Seminario IPP: Presentación del libro "Bioeconomies: life, technology and capital in the 21st century", editado por Vincenzo Pavone y Joanna Goven

Participan 3 de sus autores: Sara Lafuente (IPP-CSIC), Pablo Santoro (UCM) y Carmen Romero Bachiller (UCM)

Sala Herbert A. Simon 3D

Organiza: Francisco Herreros (IPP, CCHS-CSIC)

Este libro ha sido publicado por la editorial Palgrave.

Abstract del libro: This book explores the promissory discourses and practices associated with the bioeconomy, focusing especially on the transformation of institutions; the creation, appropriation, and distribution of value; the struggle over resources, power, and meaning; and the role of altruism, kinship, and care practices. Governments and science enthusiasts worldwide are embracing the bioeconomy, championing it as the key to health, wealth, and sustainability, while citing it as justification to transform research and regulatory institutions, health and agricultural practices, ethics of privacy and ownership, and conceptions of self and kin. Drawing together studies from Asia, Australia, the Americas, and Europe, this volume encompasses subjects as diverse as regenerative medicine, population health research, agricultural finance, biobanking, assisted reproduction, immigration, breastfeeding, self-help groups, GM fish, and mining sewage.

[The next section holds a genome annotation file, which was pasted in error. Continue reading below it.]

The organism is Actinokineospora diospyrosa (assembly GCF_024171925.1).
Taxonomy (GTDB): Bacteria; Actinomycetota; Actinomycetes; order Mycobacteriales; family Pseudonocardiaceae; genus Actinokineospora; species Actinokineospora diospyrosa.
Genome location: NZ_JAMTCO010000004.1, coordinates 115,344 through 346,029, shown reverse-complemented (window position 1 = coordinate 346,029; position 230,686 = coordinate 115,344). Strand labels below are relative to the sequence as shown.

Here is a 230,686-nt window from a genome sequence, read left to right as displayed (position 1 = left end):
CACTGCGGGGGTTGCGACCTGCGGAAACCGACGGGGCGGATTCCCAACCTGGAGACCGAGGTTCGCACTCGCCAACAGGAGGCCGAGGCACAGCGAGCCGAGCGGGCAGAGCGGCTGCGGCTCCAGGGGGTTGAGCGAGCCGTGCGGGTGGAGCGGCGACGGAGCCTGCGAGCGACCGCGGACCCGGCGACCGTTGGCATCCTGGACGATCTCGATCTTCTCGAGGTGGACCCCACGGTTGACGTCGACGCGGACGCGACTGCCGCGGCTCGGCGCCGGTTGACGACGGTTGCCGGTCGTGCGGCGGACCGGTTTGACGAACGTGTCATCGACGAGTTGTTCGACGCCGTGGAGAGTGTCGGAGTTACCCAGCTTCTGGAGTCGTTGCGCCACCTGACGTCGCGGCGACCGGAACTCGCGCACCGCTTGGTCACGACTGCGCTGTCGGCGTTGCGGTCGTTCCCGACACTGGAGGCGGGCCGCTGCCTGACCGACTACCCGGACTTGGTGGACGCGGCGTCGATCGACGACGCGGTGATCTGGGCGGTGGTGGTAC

- Sara Lafuente, IPP-CSIC

Ch. 11 Egg donation in the making: gender, selection and (in)visibilities in the Spanish bioeconomy of Reproduction

This chapter looks at how reproductive bioeconomies in Spain work by looking at them through the lenses of egg donation. IVF treatments with donated eggs are quickly growing within Spanish IVF landscape, both for national and international patients. This paper draws on interviews with professionals of private clinics working with egg donation and argues that it is a socio-technical practice that operates through the transference of reproductive capacity from some women towards others. In this sense, egg donation should not be looked at as yet another assisted reproduction technique but rather addressed locating in the center both donors and the reproductive capacity of eggs themselves. In this sense, we argue that the focus on donor’s motivations is used to locate these acts as moral rather than economic ones, even though economic compensation is not only offered but also regarded as a clear need in so as to have potential donors.

- Pablo Santoro (UCM) y Carmen Romero Bachiller (UCM)

Ch.12. Thinking (Bioeconomies) through Care: Patients’ Engagement with the Bioeconomies of Parenting

This chapter explores the ambivalences and tensions of parents’ engagement in health bioeconomies as forms of activating care, through the analysis of two case studies concerned with childbirth and first moments of parental life—private cord blood banking and mastitis during breastfeeding. The article focuses on parents’ contributions to the bioeconomy as providers of bodily tissues—stem cells, blood, breast milk or other samples of biological materials—to be preserved, employed in research or used to produce bio-objects by bioeconomic companies. Santoro and Romero-Bachiller draw on recent STS and feminist writing on care to argue that thinking through care allows for a more nuanced approach to the analysis of citizens’ and patients’ emergent forms of subjectivity and agency brought about by new biotechnologies.